Dear friends, followers, and supporters alike! On the 4th of May 2018 I did my first visit to Swedish Distillery Agitator
. If you haven’t already read my article from that visit please do so by clicking here
and you will not only get some background info for this article, but also learn a bit about what makes Agitator such a unique whisky distillery.
During the end of that first visit I filled bourbon casks no.111-116 (barrels, 180L) with the newmake I had helped to produce. The new make was made from peated barley (30ppm) and the mix was 58% from the High Reflux spirit-still and 42% from the Low Reflux spirit-still. The filling strength was 55% ABV. Around one year later, Agitator and I made it official through social media that we were embarking on a joint project, namely a cask collaboration (click here
to read the ”pressrelease” in swedish).
|Oskar, SamuelWhisky, and Christian with casks no.111-116|
So what does the collaboration entail? Well, it will result in at least one official bottling taking the six casks that I filled as a starting point. I will be the one leading the collab and taking care of everything from maturation, to desicions on types of casks used, as well as bottling the whisky, doing the labelling, etcetera, etcetera. Of course the Distillery Manager/Master Distiller Oskar and the Distillery Technician Christian will assist me with their expertise and offer their advise as we go along.
As you can surely imagine dear readers, it is a true honor to be a part of this collaboration. The best way I can try and describe my feelings for this project is to imagine that I would ask the people at Laphroaig (my favourite Scottish whisky/distillery) if I could do a collaboration with them and that they would say: "yes!". It’s like a dream come true. And with Agitator it’s an even bigger dream come true! Why? Well, their motto is ”What if…”; they are the only known single malt whisky distillery in the world using vacuum distillation, their production process is green/environmental friendly, they are pioneers in breaking free from norms and stiff traditions of the whisky industry in using different kinds of grains (barley, wheat, oat), having great acess to interesting casks, are willing to experiment with maturation using different and new kinds of casks, all in the hunt for the best whisky possible. This is the context for our collaboration in which I have the opportunity to do precisely what I want. With that said I consider myself a lucky chap indeed.
Since my first visit I have revisited the distillery thrice. As you might have seen on my FB-page my last visit was just three weeks ago and this time around I visited both in order to check up on the maturation process of the spirit in the six casks, and most of all to really start the cask collab and take the first big step, which this article is about. But before I take you through my fourth time visiting Agitator, what we did during my visit, and what the first step actually was, let me give you some info on what happened before my visit.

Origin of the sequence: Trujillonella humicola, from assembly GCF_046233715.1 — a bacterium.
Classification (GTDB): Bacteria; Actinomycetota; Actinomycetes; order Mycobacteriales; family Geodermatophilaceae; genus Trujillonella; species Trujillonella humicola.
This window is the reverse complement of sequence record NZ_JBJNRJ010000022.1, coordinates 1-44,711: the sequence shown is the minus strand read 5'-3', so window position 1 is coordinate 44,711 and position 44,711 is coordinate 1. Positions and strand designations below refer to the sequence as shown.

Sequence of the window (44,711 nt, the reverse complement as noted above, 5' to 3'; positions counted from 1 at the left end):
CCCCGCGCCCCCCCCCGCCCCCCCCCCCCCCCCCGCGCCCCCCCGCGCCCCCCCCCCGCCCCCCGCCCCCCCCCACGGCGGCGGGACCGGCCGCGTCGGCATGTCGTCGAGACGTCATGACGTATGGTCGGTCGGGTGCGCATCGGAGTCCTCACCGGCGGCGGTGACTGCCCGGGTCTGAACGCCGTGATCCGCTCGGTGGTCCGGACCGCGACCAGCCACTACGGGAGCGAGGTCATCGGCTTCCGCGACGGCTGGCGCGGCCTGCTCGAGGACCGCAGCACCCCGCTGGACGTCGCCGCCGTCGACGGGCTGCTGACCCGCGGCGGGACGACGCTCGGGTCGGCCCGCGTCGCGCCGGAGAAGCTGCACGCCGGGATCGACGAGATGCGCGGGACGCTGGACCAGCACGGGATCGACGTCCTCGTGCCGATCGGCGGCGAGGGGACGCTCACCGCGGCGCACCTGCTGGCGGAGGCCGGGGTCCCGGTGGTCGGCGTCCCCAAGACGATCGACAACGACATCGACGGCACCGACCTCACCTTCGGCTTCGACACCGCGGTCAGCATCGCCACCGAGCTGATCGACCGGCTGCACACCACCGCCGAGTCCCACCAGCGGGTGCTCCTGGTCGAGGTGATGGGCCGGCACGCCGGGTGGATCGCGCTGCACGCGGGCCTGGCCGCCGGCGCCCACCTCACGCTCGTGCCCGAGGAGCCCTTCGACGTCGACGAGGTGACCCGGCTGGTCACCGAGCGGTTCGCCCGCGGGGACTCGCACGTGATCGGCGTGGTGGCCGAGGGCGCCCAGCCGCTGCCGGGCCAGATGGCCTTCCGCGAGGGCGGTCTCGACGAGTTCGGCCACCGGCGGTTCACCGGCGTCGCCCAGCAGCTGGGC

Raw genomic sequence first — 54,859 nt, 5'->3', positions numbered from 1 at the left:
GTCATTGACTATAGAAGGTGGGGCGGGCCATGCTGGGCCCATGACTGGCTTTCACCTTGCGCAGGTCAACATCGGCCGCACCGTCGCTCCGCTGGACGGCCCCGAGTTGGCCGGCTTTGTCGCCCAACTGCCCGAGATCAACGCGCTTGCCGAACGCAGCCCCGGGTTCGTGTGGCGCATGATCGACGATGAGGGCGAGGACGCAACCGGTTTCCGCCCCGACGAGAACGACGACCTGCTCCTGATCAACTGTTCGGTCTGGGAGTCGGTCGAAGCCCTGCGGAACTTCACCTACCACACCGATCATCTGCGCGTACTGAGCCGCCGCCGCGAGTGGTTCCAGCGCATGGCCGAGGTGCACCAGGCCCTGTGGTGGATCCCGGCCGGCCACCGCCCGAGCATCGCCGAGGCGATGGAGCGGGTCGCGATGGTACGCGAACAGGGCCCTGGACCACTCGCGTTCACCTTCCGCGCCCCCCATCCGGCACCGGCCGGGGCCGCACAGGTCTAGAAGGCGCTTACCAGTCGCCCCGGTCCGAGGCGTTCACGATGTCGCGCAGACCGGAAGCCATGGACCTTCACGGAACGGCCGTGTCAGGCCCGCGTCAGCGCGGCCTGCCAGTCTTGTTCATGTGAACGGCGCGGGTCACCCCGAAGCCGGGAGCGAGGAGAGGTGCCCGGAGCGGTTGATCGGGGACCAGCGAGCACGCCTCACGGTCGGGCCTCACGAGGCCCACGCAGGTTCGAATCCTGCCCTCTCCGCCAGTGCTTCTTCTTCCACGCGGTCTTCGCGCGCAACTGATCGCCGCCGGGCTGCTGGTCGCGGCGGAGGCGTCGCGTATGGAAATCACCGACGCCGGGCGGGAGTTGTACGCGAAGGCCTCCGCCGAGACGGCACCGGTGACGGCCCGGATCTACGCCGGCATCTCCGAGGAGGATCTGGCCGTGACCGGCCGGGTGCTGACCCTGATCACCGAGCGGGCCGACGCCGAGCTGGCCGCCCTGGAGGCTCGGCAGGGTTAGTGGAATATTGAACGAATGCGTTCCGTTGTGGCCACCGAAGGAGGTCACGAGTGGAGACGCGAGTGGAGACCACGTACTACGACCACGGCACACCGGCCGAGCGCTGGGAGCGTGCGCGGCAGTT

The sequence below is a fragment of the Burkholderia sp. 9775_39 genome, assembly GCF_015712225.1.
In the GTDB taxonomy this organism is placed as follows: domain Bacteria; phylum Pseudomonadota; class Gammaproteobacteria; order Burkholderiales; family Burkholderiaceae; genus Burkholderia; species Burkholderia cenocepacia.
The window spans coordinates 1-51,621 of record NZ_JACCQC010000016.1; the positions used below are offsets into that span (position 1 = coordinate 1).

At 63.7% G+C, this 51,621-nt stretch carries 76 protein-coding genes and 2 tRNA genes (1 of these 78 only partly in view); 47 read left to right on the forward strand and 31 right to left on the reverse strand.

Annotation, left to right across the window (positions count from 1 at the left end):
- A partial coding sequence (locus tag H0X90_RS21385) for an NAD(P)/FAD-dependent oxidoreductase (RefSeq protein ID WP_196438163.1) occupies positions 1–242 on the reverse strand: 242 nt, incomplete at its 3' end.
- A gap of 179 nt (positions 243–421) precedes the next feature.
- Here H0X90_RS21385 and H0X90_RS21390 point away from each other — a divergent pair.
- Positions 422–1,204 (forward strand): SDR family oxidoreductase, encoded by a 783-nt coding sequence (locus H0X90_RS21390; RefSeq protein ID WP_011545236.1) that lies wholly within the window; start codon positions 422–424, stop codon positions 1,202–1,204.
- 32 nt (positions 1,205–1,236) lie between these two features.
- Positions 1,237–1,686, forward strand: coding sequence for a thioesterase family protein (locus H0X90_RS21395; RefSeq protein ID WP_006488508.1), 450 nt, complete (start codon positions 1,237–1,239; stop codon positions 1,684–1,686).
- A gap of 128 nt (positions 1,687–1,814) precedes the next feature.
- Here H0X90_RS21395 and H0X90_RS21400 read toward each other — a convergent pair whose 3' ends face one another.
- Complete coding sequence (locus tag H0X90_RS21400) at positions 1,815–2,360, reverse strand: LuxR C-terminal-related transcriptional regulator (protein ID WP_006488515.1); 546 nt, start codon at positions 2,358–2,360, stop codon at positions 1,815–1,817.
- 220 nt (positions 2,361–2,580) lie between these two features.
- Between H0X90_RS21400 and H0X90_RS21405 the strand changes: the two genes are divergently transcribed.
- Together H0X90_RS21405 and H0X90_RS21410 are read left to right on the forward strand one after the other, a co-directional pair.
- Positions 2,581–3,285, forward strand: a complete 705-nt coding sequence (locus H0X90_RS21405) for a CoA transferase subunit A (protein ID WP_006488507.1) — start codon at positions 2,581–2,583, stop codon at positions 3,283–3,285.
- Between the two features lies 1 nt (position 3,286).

In the end of September I received an email from Håkan Jarskog, the CEO of Nordic Whisky Capital (the company that owns Agitator). He invited me to join in on a tasting of cask samples drawn from the maturing stock at Agitator! The objective of the tasting was for an internal tasting panel (Håkan, two other members of the company, and myself) to help evaluate the samples and to provide Oskar and Christian with some thoughts on and perceptions of the maturation process, and tasting notes of some of the stock at a work-in-progress state. Wow, what an honour! The tasting was held on the 1st of October at the NWC headquarters in Stockholm.
The line-up consisted of 12 cask samples with spirit of different recipes (non peated, peated of different ppm, malted barley, different grains), drawn from a variety of cask types and cask sizes, at different filling strengths and ages. Among these 12 cask samples were two samples that got my attention; one was drawn from a 32 litre virgin chestnut cask that had been filled with newmake made from non peated barley from the High Reflux Spirit-still (at the time of the tasting being 9 months old and at a strength of 54% ABV), the other was drawn from a 200 litre virgin chestnut cask that had been filled with newmake made from peated barley at 40ppm from the Low Reflux Spirit-still (at the time of the tasting being 5 months old and at a strength of 57,5% ABV). Together with three other cask samples, it was the two chestnut cask samples that I gave the highest scores.
In the samples drawn from the chestnut casks I found nosing and tasting profiles/flavours that was especially interesting; grassy-ness, malty-ness, some kind of wine-yness, fruity-ness, notes of medium bold to bold vanilla, sweetness, powerful influence of cask/wood/tannins (for me meaning dryness and ”bitterness”), as well as medium bold to bold peatyness (yes, even the non peated one coming out of the HR Spirit-still was somehow peaty both on the nose and the taste). The best way that I can try and describe what chestnut matured spirit tastes like is kind of like a fusion of a bourbon cask and a european oak sherry cask, with added/extra tannins.
Some weeks after the tasting Christian gave me a call with some great news; they had recently received a shipment of a bunch of 150litre virgin chestnut casks, and since they had seen my high scoring of the chestnut cask samples he wanted to know if I would like to come visit the distillery to transfer the maturing spirit from one of my bourbon casks into one of the chestnut casks. Enthusiastically I instantly replied: ”YES!”. Furthermore, since my bourbon casks are 180 litre barrels he also suggested that we could fill the remaining spirit (estimated to be approximatly 30 litres) from the bourbon cask I chose into a 32 litre chestnut cask that currently held oloroso sherry. ”Great idea!”, said I.